When Are You the Most Fertile?

How to Predict When You Are Most Likely to Get Pregnant

Typically, you are at your most fertile and can most easily become pregnant right as or just after your ovary releases an egg (ovulation). Specifically, your fertile period is once a month, within 12 to 24 hours of an egg being released by the ovary.

Ovulation occurs two weeks before the start of your period. Learning to predict your ovulation will give you a better sense of when your most fertile days are so you can increase your chances of getting pregnant. If you don’t wish to become pregnant, these are the days you need to be the most careful if you’re having sexual intercourse.

This article will help you learn how to predict when you'll ovulate. It also discusses some of the problems you may have when trying to predict fertility.

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Understanding Your Most Fertile Days

There are six to seven days during your menstrual cycle when you can get pregnant. This is known as your fertile period.

You are most fertile between two and five days before you ovulate, and the day that you ovulate. It's possible you can achieve pregnancy on the day after you ovulate, too.

Once released, an egg only lives for about 24 hours. However, sperm can live in your fallopian tubes for up to five days. So even if you had intercourse a few days before you ovulate, there may still be sperm in your reproductive tract that can fertilize your egg. That's why there are six to seven days that count as being within your most fertile time.

If you have unprotected sex on those days, you may become pregnant.

How to Predict Ovulation

To figure out your most fertile days each month, you need to know when you’ll ovulate. To pinpoint that time, you’ll need to rely on body awareness and look for ovulation signs each month.

Often, ovulation occurs two weeks before the start of your period.

Natural family planning techniques can help you learn when you ovulate. You can also look at the day that you expect your next period to start and count back 14 days from it. This calculation will give you an idea of when you will ovulate.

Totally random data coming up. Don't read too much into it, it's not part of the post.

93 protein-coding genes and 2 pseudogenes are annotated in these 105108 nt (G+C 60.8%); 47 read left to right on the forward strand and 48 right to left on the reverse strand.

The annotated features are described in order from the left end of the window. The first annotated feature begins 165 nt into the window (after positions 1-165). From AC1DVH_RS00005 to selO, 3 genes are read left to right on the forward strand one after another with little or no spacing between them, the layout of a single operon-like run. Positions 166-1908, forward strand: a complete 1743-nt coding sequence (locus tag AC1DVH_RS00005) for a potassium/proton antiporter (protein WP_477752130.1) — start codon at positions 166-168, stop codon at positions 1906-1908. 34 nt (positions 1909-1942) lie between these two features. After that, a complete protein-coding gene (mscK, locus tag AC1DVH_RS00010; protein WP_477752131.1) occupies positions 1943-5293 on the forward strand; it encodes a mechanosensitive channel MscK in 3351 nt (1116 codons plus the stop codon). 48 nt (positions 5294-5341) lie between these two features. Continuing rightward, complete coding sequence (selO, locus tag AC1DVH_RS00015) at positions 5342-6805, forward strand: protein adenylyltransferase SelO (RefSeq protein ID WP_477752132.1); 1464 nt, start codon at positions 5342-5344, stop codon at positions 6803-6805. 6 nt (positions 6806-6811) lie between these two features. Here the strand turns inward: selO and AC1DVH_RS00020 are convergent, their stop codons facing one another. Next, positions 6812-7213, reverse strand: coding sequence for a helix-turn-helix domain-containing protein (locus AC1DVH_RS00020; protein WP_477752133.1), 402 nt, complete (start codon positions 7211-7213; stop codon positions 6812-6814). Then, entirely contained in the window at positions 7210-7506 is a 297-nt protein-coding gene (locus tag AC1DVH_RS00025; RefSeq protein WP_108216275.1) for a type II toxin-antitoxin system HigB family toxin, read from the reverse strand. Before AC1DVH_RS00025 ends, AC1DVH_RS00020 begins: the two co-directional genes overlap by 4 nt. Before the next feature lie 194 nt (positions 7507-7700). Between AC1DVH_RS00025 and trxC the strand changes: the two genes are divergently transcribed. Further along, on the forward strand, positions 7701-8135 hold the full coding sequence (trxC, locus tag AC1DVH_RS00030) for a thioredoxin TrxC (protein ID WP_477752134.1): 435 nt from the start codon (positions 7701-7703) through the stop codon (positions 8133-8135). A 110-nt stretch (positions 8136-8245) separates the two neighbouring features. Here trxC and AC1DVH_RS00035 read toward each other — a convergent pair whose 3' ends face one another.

If you have a very regular 28-day cycle, ovulation usually happens on day 14. However, if the length of your cycle varies, counting back 14 days won’t be a good way to predict when you will ovulate.

That said, you do not need a 28-day cycle to use this method—you just need a regular cycle.

You can still figure out when you are most fertile if your cycle is longer or shorter than 28 days. The key is knowing that your cycles are reliable.

In other words, if you have a 35-day cycle, then you have a 35-day cycle every month and you can predict when in that cycle your ovaries will release an egg.

Tracking Your Cycle

The only way to find out if you have regular cycles is to track them for three to six months. You can use a notebook, a calendar, or an app to track your periods and get a sense of when you’re most likely to ovulate.

When counting the days of your cycle, the day your period starts is day 1. A menstrual cycle usually lasts 26 to 32 days. If you have a typical cycle in this range, ovulation is likely to occur between days 12 and 18.

Factors That Affect Ovulation

Timing your ovulation can be tricky because it may not happen on the same day or same time every month. The length of your cycle may also change from month to month.

Even carefully tracking the numbers may not always help you to predict ovulation. You may ovulate earlier or later than you predicted.

A change in the day of ovulation can have a number of causes, including:

How to Predict Your Fertile Days

If you've determined when you ovulate based on your menstrual cycle, you can estimate your fertile days. They include the six days leading up to the day of ovulation, the day of ovulation itself, and the one day (or 24 hours) after ovulation.

Why Six Days + One?

Sperm can live inside your body for up to five days. So let’s say that you ovulate on day 12 of your cycle. If you have sex on days seven, eight, nine, 10, or 11, there could still be sperm living inside you on those days.